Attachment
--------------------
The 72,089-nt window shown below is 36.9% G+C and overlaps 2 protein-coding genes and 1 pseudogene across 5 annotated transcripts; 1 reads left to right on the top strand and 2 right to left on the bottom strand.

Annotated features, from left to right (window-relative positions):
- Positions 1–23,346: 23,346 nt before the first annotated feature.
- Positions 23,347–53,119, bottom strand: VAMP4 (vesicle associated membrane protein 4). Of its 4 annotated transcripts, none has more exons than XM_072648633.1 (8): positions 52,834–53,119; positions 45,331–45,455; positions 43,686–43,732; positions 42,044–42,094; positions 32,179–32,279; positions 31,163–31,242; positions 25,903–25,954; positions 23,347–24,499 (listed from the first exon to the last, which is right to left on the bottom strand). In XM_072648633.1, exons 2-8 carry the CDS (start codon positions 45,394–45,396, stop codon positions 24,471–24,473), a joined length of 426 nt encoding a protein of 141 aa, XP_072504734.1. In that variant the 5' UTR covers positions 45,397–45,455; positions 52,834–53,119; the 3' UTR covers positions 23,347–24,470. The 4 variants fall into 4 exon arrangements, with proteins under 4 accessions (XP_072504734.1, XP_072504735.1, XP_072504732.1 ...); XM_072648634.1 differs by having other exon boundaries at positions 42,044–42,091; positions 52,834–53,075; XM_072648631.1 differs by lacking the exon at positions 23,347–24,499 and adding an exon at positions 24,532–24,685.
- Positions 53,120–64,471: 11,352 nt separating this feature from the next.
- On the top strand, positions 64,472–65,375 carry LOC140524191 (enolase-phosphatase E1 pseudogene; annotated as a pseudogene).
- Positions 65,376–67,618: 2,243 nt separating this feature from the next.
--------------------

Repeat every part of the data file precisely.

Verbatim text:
The 72,089-nt window shown below is 36.9% G+C and overlaps 2 protein-coding genes and 1 pseudogene across 5 annotated transcripts; 1 reads left to right on the top strand and 2 right to left on the bottom strand.

Annotated features, from left to right (window-relative positions):
- Positions 1–23,346: 23,346 nt before the first annotated feature.
- Positions 23,347–53,119, bottom strand: VAMP4 (vesicle associated membrane protein 4). Of its 4 annotated transcripts, none has more exons than XM_072648633.1 (8): positions 52,834–53,119; positions 45,331–45,455; positions 43,686–43,732; positions 42,044–42,094; positions 32,179–32,279; positions 31,163–31,242; positions 25,903–25,954; positions 23,347–24,499 (listed from the first exon to the last, which is right to left on the bottom strand). In XM_072648633.1, exons 2-8 carry the CDS (start codon positions 45,394–45,396, stop codon positions 24,471–24,473), a joined length of 426 nt encoding a protein of 141 aa, XP_072504734.1. In that variant the 5' UTR covers positions 45,397–45,455; positions 52,834–53,119; the 3' UTR covers positions 23,347–24,470. The 4 variants fall into 4 exon arrangements, with proteins under 4 accessions (XP_072504734.1, XP_072504735.1, XP_072504732.1 ...); XM_072648634.1 differs by having other exon boundaries at positions 42,044–42,091; positions 52,834–53,075; XM_072648631.1 differs by lacking the exon at positions 23,347–24,499 and adding an exon at positions 24,532–24,685.
- Positions 53,120–64,471: 11,352 nt separating this feature from the next.
- On the top strand, positions 64,472–65,375 carry LOC140524191 (enolase-phosphatase E1 pseudogene; annotated as a pseudogene).
- Positions 65,376–67,618: 2,243 nt separating this feature from the next.